Jeremy: Yeah I want to come back to the global regional dimension, all this but I know you're very dialed in on the US political and regulatory environment and one only needs to read your Twitter account to get a flavor for that. But do you believe that bipartisan policymakers are going to get their arms wrapped around, let's just say stablecoin legislation which is sort of the lowest hanging fruit and obviously is actually somewhat urgently needed just this base layer that so much other stuff gets built on. We've been agitating for Stablecoin legislation, we've been agitating for the ability for a Stablecoin issuer to not have to be dependent on commercial bank risk but to actually be able to hold funds directly with the Fed and have the ability to use the Fed payment system. That's I think in some of the drafts that have floated around on a Payment Stablecoin Act in the US to maybe start with Stablecoin legislation and then we talk about the kind of crypto asset crypto markets kind of activity.
Ryan: I think it depends if we will be able to get something done piecemeal because it's almost like there's a couple of different camps. There's some folks that want a grand bargain, let's just handle everything all at once and just get this done. And then there's folks that might want to look sector-by-sector, use case-by-use case and actually pick off the lowest hanging fruit. I hope it's the latter. That's certainly the direction that it looked like things were going with McHenry Waters and that bill which I know is getting a little bit more pickup and kind of coming back to the four this year which is good. I hope that's the case. I'm not sure how to think about it in terms of handicapping the probabilities, but I certainly think that if you do get one bill passed that would be a critical one. Now we have to see what happens the next couple of weeks because we're right in the middle of a banking crisis and if a bunch of regional banks start going down I think good stablecoin legislation and a public private partnership becomes that much more important. Otherwise we're just naturally trending towards a CBDC.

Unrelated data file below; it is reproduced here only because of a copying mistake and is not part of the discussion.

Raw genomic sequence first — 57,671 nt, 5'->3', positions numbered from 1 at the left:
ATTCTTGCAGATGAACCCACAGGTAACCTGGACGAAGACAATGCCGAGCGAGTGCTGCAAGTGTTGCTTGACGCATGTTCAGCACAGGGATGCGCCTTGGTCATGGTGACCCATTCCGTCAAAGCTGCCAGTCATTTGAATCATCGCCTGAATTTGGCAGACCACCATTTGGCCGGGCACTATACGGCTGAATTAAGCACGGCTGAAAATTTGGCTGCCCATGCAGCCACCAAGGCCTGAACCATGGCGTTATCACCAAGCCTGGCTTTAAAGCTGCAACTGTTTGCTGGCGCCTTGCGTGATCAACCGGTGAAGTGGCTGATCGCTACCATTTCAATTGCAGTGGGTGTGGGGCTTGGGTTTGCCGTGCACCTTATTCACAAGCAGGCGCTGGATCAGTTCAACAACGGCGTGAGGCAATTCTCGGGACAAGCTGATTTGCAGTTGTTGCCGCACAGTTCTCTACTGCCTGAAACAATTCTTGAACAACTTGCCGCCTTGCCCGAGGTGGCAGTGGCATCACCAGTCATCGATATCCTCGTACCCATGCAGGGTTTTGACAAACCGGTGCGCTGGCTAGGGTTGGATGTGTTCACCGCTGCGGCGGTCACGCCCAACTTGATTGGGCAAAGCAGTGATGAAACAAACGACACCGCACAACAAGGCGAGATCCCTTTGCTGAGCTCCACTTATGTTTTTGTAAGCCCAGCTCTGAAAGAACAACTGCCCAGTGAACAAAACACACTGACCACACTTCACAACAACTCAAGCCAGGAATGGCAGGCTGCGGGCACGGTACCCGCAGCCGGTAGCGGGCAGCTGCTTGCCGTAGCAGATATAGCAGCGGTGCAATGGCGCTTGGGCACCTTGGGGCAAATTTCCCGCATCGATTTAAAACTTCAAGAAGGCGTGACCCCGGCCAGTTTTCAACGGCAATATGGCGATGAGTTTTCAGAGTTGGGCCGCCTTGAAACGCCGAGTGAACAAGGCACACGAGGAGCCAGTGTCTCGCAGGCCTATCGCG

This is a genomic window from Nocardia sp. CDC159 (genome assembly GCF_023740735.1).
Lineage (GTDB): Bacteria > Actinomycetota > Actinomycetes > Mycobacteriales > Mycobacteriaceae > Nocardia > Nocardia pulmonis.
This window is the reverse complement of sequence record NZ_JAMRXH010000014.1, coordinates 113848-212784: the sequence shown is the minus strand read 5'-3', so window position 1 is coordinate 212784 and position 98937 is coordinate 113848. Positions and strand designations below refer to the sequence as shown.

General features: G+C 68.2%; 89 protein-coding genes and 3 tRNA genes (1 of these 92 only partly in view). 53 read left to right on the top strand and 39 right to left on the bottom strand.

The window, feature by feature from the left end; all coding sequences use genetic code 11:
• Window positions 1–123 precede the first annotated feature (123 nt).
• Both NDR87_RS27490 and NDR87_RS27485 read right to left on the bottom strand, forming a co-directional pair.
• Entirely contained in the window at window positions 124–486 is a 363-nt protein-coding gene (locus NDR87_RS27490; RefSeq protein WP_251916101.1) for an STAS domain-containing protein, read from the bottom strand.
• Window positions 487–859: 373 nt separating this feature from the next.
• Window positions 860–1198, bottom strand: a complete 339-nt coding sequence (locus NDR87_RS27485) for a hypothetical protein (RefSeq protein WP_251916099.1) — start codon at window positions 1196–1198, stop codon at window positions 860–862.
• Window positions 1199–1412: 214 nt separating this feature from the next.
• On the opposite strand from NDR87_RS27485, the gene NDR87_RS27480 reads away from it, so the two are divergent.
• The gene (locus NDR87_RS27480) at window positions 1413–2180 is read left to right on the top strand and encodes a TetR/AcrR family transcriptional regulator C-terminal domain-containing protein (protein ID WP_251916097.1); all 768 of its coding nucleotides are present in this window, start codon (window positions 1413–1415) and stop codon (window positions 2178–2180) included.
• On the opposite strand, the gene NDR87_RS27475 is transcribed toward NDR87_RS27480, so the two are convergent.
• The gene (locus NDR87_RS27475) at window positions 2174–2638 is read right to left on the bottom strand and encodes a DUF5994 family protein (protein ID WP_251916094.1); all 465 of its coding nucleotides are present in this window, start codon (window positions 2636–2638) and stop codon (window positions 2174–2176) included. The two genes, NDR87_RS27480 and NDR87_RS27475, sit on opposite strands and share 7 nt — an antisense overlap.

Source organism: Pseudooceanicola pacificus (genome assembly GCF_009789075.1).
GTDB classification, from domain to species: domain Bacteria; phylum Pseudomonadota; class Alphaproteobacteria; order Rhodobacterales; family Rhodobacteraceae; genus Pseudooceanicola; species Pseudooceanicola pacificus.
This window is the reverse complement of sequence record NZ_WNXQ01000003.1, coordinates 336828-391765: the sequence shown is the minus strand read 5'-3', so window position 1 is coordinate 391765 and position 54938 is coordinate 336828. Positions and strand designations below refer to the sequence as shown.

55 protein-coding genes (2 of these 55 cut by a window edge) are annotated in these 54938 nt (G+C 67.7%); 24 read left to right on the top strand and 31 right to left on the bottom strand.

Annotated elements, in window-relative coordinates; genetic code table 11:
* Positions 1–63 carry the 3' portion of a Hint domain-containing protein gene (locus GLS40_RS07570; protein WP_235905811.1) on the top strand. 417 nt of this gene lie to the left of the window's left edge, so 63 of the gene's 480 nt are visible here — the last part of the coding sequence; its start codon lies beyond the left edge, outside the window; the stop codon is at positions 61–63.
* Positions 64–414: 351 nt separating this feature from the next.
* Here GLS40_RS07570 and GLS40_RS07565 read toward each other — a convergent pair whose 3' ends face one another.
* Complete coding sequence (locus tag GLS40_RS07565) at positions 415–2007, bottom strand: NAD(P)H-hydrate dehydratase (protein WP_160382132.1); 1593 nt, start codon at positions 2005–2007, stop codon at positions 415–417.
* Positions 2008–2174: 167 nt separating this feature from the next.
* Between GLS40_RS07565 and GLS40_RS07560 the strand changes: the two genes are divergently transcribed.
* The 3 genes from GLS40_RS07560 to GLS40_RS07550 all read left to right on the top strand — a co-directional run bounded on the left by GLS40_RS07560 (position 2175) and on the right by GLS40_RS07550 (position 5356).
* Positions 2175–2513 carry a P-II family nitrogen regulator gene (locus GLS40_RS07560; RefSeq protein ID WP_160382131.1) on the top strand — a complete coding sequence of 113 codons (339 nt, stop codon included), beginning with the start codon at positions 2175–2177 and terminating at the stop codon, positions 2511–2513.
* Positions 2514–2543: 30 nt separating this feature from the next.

Jeremy: Yeah absolutely. I mean there's a solve for this, which is
Ryan: The US is already the market leader through no real help of the government, right? But because of these partnerships that you and some of the other issuers have been able to strike it would be a fumble to give that up now.
Jeremy: Yeah, wholeheartedly agree. The market side obviously it feels like the various failures of different firms has sort of given rise to a lot of enforcement actions and maybe a feeling that there's less political air cover for people who were trying to work towards bipartisan policy work, whether it's in the commodities side, security side, otherwise. So we've sort of seen that pivot from, one could argue the administration, maybe you could say it's specific agencies, actors, et cetera, but we have that happening. But we also are hearing from congressional leaders like we got to do something about this. And I don't think people want to just sit back and let it burn or sit back and just say this is just an enforcement of existing laws. Question it seems like that whether it be in the White House or in congressional leaders or others, there is a sense of like we have to have kind of regulation. In fact, I think the US is driving and leading an FSB level dialogue on consistent normalized crypto asset regulation in the G20, which gets back to that regional issue as well, which is like is this a short term arbitrage or are we dealing with something more systemic globally?